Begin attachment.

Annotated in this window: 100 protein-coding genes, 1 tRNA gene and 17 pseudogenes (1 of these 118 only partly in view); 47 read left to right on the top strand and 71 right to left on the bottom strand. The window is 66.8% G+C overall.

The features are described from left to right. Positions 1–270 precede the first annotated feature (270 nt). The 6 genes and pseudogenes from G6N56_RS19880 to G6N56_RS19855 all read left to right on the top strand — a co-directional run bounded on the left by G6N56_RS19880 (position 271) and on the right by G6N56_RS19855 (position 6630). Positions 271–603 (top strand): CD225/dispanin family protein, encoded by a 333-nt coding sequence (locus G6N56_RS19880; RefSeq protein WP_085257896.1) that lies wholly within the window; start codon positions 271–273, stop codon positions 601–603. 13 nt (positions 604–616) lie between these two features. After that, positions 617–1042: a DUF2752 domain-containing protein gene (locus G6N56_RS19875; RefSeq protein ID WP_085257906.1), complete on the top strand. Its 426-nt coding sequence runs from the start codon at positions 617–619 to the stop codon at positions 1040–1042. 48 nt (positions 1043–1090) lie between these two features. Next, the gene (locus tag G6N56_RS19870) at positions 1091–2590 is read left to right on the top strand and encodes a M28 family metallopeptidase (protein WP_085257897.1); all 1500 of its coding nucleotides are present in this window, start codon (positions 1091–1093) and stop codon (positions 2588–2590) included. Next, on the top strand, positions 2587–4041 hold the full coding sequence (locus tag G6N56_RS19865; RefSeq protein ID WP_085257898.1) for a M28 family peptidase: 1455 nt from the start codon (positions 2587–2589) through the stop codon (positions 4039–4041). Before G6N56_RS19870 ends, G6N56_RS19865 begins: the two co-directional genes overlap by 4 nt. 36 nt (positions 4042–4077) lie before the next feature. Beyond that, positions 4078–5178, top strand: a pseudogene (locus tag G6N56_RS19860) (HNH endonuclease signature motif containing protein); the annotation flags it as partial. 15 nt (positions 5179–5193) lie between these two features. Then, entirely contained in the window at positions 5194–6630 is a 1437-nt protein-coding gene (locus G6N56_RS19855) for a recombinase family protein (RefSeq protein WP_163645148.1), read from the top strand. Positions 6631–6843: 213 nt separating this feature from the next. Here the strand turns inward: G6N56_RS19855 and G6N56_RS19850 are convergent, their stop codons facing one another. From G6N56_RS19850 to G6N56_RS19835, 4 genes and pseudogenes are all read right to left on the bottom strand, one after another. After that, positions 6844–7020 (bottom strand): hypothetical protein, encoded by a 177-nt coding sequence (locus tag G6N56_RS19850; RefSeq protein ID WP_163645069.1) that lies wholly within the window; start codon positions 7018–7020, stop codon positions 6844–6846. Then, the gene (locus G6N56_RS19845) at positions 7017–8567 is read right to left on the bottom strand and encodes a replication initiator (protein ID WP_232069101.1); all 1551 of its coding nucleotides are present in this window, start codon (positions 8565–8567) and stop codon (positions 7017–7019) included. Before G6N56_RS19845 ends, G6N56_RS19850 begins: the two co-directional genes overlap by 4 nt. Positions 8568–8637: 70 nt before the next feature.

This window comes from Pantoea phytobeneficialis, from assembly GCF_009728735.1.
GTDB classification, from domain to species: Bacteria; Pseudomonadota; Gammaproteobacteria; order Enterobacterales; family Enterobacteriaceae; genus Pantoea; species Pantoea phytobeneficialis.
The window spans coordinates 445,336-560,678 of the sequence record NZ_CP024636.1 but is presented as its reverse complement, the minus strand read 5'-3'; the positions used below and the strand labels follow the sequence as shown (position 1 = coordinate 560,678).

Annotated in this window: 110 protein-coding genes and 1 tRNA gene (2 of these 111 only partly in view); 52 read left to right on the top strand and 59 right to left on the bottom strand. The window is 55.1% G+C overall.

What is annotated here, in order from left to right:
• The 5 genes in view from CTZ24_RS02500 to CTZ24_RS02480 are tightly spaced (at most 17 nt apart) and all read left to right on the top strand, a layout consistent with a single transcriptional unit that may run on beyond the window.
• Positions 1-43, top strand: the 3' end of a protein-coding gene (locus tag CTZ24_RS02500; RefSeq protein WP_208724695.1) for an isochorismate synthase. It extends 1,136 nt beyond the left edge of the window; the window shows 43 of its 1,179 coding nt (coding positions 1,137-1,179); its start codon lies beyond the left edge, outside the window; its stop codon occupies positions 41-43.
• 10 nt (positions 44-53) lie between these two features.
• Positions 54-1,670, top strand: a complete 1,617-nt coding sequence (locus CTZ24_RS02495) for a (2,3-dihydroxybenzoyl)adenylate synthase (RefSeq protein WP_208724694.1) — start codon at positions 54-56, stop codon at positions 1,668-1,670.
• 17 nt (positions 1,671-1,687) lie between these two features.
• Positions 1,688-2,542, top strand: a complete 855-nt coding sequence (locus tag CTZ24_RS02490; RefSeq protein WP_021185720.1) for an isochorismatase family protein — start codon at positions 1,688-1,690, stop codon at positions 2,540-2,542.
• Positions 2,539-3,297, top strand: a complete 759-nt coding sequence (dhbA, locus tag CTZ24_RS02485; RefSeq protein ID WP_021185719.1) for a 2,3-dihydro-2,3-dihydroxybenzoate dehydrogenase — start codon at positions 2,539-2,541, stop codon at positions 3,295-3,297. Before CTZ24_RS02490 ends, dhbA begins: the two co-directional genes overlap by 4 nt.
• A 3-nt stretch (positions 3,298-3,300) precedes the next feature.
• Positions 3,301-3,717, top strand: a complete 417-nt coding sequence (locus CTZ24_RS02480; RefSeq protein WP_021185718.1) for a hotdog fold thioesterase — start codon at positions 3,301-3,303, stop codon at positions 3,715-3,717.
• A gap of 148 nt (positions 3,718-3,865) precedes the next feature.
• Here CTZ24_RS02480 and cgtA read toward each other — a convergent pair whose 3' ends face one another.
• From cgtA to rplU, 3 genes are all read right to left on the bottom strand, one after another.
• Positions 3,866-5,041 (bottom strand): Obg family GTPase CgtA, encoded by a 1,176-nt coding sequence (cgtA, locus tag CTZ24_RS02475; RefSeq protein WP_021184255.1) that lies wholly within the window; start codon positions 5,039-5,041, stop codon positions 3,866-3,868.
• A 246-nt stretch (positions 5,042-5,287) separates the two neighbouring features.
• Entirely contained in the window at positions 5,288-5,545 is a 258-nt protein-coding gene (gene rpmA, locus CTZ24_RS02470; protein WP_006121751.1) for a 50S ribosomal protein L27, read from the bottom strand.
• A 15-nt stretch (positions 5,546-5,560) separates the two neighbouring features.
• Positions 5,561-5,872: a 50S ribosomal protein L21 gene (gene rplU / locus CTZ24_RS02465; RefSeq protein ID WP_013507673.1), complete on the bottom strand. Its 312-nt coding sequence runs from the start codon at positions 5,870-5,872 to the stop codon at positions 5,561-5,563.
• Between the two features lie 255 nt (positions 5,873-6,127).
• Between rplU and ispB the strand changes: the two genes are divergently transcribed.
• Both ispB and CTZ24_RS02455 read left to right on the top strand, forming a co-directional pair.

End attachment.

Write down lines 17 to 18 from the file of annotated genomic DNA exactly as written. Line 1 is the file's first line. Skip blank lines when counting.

• A gap of 148 nt (positions 3,718-3,865) precedes the next feature.
• Here CTZ24_RS02480 and cgtA read toward each other — a convergent pair whose 3' ends face one another.